Transfer tax rise urged by council

A proposed increase in Harford's real estate transfer tax could provide an additional $10 million for school construction, but the County Council resolution appears unlikely to win the support of fiscally conservative members of the county's State House delegation.

The council unanimously supports an increase - from 1 percent to 1.5 percent - in the tax, levied during the settlement of properties. If passed, two-thirds of the revenue would fund long-overdue school projects with the remainder dedicated to land preservation.


Councilman Dion F. Guthrie, author of the resolution, called the transfer tax fairer than the county's costly impact fees on new construction because it is levied on all home sales. If the increase passes, Guthrie said he would push to abolish the impact fee, which adds nearly $8,000 to the cost of a new single-family home.

"The transfer tax is the most fair means of creating a revenue stream for schools," said Councilwoman Veronica L. "Roni" Chenowith. "It goes across the board to everyone."


Councilman James V. McMahan criticized the impact fee, saying, "These costs should be spread out among all the people."

Only the state legislature can enact the tax, and Harford's 11-member delegation seems reluctant to further burden taxpayers.

"It's not on my radar screen, and I certainly am not convinced it's needed," said Del. Barry Glassman, leader of Harford's 11-member delegation. "I am leery in the light of increased assessments, particularly in the county's northern end, and skeptical of the need for this increase. It is hard to go to taxpayers for more when our buckets are overflowing."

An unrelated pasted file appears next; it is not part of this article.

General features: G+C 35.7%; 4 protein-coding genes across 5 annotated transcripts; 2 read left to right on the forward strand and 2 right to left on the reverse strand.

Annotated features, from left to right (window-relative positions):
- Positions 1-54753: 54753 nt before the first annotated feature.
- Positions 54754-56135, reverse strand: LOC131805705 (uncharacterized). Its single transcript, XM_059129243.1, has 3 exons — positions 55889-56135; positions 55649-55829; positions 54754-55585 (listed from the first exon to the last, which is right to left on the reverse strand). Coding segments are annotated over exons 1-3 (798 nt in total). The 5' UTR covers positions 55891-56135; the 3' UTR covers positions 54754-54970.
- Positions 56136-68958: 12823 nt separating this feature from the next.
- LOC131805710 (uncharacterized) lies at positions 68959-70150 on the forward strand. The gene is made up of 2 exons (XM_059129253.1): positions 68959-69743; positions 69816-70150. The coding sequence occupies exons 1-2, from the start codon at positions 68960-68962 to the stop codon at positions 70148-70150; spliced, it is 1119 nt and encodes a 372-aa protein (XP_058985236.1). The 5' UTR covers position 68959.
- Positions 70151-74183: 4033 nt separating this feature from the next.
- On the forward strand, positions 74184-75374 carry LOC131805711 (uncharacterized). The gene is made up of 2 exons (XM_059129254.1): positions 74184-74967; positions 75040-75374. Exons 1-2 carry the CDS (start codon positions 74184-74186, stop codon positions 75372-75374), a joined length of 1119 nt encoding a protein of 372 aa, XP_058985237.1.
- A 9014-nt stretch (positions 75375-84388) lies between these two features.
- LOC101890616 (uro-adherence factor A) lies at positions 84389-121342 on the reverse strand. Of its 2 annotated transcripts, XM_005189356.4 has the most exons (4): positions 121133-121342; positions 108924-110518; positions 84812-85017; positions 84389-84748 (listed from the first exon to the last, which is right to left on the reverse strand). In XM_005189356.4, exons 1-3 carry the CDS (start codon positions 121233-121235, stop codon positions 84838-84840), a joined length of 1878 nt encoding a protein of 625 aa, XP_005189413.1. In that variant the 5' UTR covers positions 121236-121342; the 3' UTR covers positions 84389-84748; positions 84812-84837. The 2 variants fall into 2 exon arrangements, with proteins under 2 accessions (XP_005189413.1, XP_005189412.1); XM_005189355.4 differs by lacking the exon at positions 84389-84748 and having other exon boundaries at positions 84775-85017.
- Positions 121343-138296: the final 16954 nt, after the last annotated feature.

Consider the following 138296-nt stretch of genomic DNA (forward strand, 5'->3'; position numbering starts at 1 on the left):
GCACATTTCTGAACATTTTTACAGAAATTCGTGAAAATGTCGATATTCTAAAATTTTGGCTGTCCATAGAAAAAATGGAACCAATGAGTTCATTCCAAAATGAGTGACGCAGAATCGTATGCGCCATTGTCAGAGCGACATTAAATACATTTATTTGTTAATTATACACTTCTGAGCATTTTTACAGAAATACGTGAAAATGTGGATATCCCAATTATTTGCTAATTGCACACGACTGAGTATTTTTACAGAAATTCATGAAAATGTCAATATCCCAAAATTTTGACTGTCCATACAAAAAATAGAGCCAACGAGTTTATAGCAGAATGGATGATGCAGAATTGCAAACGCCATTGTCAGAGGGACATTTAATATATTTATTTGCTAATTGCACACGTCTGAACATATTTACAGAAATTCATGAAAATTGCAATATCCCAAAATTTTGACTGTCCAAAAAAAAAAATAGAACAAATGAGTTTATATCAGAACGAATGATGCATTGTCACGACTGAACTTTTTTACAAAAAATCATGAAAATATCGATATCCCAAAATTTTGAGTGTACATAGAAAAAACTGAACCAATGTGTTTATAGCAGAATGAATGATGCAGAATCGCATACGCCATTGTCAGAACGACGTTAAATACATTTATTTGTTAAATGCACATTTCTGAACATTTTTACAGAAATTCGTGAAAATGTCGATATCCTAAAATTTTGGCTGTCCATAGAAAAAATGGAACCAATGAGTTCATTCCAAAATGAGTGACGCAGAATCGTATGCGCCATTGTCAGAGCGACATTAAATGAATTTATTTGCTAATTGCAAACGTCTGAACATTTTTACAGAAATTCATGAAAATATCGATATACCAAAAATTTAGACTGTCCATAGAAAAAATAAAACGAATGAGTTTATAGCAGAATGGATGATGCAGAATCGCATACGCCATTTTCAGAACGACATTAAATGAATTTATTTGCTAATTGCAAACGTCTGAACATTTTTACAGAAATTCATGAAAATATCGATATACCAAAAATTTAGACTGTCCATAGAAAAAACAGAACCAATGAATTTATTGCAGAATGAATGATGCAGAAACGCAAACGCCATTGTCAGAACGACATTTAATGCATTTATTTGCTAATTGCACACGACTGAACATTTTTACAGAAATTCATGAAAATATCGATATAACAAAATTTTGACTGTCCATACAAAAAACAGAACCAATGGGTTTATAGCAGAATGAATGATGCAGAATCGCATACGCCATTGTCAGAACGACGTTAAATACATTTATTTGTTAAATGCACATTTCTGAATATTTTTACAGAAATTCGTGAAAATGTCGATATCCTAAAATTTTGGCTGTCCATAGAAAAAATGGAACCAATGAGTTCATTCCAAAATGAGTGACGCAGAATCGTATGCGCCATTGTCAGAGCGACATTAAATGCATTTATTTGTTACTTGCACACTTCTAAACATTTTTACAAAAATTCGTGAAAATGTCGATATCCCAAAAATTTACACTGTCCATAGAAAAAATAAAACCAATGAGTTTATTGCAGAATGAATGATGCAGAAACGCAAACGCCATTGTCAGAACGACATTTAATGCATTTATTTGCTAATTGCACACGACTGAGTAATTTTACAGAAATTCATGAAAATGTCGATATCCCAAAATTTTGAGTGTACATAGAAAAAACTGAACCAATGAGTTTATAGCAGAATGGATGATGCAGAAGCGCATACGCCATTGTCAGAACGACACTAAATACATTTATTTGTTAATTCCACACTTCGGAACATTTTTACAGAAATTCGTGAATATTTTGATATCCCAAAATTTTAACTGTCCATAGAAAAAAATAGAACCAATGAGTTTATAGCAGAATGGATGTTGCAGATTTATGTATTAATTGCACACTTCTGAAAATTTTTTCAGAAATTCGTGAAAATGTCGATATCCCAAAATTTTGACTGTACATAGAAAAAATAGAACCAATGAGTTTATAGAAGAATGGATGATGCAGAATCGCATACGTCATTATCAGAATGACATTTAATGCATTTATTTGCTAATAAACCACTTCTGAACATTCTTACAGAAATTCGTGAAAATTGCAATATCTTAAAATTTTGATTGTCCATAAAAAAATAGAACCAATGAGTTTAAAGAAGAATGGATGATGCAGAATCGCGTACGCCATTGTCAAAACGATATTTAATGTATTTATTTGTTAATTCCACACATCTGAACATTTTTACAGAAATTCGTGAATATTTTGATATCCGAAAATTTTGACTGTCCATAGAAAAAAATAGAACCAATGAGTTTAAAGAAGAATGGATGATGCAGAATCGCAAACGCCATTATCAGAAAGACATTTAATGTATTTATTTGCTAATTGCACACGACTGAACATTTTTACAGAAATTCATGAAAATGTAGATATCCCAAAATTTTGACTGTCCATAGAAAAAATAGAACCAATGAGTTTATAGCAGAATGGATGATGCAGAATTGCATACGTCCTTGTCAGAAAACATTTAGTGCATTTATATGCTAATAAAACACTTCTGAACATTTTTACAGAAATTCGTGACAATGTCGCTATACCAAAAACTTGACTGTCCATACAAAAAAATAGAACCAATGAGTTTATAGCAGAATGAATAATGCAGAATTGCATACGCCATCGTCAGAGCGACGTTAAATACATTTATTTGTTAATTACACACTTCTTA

Republican Sen. Nancy Jacobs said working families face enough difficulties buying a home without adding to the costs. "I am not enthusiastic about higher fees for homebuyers," she said. "Without the delegation's support, this is not likely to go anywhere."

Del. Mary-Dulany James, one of two Democrats in the county delegation, said she has heard many complaints from her constituents about skyrocketing assessments. That revenue will probably make other tax increases unnecessary, she said.

"I will wait to see the county's budget, before making any decision on this issue," James said.

Three years ago, the delegation considered several options to fund school construction, Glassman said. Only the impact fee on new construction survived.

Impact fees generated $3.4 million in fiscal 2006, which ended in June. Because of increases in those fees, which range from $5,148 for a townhouse to $7,442 for a single-family dwelling, that amount might remain constant into this year, despite a downturn in the construction market, said John R. Scotten, county treasurer.


But the same might not be true for the 1 percent transfer tax, which yielded $11.3 million for schools last year, Scotten cautioned. "This is a slow real estate year for all jurisdictions," he said. "Collections are definitely off."

The need for school construction and renovation projects has reached critical levels, said County Executive David R. Craig, who has promised seven new schools by 2010. With the county facing unprecedented growth from expansion at Aberdeen Proving Ground, he said, school and roads projects cannot be neglected.

"We can always use the added revenue," he said. "There is a critical need for new schools within the next four years. But the impact fee is a haphazard way to raise funds."

Craig was a legislator in the early 1990s, when the General Assembly approved the original transfer tax, provided it passed a referendum. He would like the measure put to a vote again.

"We took the onus off elected officials and put the tax on the ballot," Craig said. "The people imposed it on themselves. They said how money would be raised and how it would be spent."